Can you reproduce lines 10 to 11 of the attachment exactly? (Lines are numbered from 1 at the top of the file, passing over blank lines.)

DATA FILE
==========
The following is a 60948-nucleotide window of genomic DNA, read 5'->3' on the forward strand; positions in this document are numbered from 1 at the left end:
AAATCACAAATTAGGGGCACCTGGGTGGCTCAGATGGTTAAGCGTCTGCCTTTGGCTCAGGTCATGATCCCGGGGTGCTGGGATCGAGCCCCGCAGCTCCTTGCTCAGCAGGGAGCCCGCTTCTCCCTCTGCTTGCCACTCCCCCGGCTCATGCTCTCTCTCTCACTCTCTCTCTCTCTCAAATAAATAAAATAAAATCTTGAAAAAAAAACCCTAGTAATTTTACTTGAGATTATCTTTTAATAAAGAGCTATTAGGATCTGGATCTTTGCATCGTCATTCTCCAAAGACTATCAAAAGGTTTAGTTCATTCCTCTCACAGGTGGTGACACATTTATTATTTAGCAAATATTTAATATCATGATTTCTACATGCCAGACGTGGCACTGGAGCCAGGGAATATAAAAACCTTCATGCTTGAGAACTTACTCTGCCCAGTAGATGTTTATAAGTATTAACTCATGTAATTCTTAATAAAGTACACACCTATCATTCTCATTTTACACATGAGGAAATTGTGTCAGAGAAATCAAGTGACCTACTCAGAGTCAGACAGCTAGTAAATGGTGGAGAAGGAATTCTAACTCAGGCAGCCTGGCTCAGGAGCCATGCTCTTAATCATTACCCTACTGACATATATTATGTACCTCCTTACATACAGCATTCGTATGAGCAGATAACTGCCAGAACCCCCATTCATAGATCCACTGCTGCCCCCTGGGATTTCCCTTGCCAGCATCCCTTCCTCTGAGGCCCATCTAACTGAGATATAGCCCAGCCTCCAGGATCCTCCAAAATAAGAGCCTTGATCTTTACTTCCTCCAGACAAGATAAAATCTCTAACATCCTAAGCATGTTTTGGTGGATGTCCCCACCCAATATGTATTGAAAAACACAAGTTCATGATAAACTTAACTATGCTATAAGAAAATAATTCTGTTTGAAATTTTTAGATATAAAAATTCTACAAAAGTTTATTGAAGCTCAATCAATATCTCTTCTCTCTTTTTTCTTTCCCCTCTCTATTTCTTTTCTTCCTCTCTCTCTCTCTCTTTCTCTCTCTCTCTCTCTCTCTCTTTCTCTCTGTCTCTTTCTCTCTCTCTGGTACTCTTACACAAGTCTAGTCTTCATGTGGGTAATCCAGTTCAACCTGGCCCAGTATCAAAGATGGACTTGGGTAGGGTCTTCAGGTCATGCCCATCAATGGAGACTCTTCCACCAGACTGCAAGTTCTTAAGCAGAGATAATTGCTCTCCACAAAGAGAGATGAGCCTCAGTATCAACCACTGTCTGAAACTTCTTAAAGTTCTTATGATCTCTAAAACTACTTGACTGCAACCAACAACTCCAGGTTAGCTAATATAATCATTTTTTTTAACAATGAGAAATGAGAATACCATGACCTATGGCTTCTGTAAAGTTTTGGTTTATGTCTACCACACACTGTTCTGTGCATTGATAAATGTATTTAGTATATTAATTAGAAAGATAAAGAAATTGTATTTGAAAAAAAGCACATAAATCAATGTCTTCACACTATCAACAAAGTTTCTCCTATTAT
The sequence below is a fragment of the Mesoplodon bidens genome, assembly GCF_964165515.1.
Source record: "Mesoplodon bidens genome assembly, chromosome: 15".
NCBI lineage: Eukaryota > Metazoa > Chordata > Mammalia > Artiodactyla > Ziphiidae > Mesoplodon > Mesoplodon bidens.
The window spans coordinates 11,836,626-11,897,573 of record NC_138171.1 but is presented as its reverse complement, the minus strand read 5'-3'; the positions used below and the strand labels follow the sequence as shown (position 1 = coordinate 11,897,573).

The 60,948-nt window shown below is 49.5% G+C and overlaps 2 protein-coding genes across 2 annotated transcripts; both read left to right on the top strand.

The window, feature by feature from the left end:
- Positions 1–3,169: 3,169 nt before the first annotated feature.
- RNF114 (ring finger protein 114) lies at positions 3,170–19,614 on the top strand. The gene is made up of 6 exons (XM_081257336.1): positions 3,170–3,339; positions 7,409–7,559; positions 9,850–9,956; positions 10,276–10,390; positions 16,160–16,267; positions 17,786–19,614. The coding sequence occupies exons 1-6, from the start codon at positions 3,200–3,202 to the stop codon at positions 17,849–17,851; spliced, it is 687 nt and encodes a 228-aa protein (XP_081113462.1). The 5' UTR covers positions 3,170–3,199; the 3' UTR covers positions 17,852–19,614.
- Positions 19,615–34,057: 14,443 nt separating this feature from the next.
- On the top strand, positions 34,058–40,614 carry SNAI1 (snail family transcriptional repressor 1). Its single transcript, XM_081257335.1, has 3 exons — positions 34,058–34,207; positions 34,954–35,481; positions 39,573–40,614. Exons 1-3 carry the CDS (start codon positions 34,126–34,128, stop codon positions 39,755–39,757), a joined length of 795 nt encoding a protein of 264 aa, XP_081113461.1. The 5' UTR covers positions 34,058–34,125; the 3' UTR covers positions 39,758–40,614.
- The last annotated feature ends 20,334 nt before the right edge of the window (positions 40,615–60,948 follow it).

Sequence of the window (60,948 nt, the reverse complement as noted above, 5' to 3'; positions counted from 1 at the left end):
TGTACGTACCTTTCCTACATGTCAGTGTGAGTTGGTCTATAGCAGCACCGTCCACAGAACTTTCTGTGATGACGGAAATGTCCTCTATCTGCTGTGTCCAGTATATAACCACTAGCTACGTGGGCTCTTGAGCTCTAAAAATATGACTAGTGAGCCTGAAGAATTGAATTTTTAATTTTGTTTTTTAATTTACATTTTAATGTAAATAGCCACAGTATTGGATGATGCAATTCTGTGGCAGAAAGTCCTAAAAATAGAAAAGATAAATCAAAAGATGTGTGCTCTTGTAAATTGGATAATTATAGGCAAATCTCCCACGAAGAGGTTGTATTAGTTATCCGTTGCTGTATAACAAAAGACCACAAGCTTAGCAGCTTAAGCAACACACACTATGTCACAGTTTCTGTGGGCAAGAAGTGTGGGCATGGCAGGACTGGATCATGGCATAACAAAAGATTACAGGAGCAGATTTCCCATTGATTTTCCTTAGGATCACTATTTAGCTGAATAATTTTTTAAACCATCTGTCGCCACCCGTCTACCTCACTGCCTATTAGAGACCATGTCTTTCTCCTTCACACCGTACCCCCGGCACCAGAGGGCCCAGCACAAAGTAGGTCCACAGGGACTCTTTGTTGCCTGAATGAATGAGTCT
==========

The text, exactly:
- RNF114 (ring finger protein 114) lies at positions 3,170–19,614 on the top strand. The gene is made up of 6 exons (XM_081257336.1): positions 3,170–3,339; positions 7,409–7,559; positions 9,850–9,956; positions 10,276–10,390; positions 16,160–16,267; positions 17,786–19,614. The coding sequence occupies exons 1-6, from the start codon at positions 3,200–3,202 to the stop codon at positions 17,849–17,851; spliced, it is 687 nt and encodes a 228-aa protein (XP_081113462.1). The 5' UTR covers positions 3,170–3,199; the 3' UTR covers positions 17,852–19,614.
- Positions 19,615–34,057: 14,443 nt separating this feature from the next.